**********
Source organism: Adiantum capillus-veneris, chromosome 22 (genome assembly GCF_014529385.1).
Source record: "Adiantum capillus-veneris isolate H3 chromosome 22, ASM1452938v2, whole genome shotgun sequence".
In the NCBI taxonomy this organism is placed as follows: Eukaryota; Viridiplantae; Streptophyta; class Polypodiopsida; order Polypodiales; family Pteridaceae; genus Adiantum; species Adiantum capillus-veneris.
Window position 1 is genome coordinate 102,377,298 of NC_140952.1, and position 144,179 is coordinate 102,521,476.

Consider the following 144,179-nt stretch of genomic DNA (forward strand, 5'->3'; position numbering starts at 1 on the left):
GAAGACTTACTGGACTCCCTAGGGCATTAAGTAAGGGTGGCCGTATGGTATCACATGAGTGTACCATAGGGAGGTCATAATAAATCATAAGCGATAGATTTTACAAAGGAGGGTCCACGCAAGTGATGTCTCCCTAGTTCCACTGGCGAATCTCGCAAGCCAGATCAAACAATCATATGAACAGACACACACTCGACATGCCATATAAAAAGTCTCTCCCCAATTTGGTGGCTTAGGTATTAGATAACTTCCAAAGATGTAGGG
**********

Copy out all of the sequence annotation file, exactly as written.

Source organism: Adiantum capillus-veneris, chromosome 22 (genome assembly GCF_014529385.1).
Source record: "Adiantum capillus-veneris isolate H3 chromosome 22, ASM1452938v2, whole genome shotgun sequence".
In the NCBI taxonomy this organism is placed as follows: Eukaryota; Viridiplantae; Streptophyta; class Polypodiopsida; order Polypodiales; family Pteridaceae; genus Adiantum; species Adiantum capillus-veneris.
Window position 1 is genome coordinate 102,377,298 of NC_140952.1, and position 144,179 is coordinate 102,521,476.

Consider the following 144,179-nt stretch of genomic DNA (forward strand, 5'->3'; position numbering starts at 1 on the left):
GAAGACTTACTGGACTCCCTAGGGCATTAAGTAAGGGTGGCCGTATGGTATCACATGAGTGTACCATAGGGAGGTCATAATAAATCATAAGCGATAGATTTTACAAAGGAGGGTCCACGCAAGTGATGTCTCCCTAGTTCCACTGGCGAATCTCGCAAGCCAGATCAAACAATCATATGAACAGACACACACTCGACATGCCATATAAAAAGTCTCTCCCCAATTTGGTGGCTTAGGTATTAGATAACTTCCAAAGATGTAGGG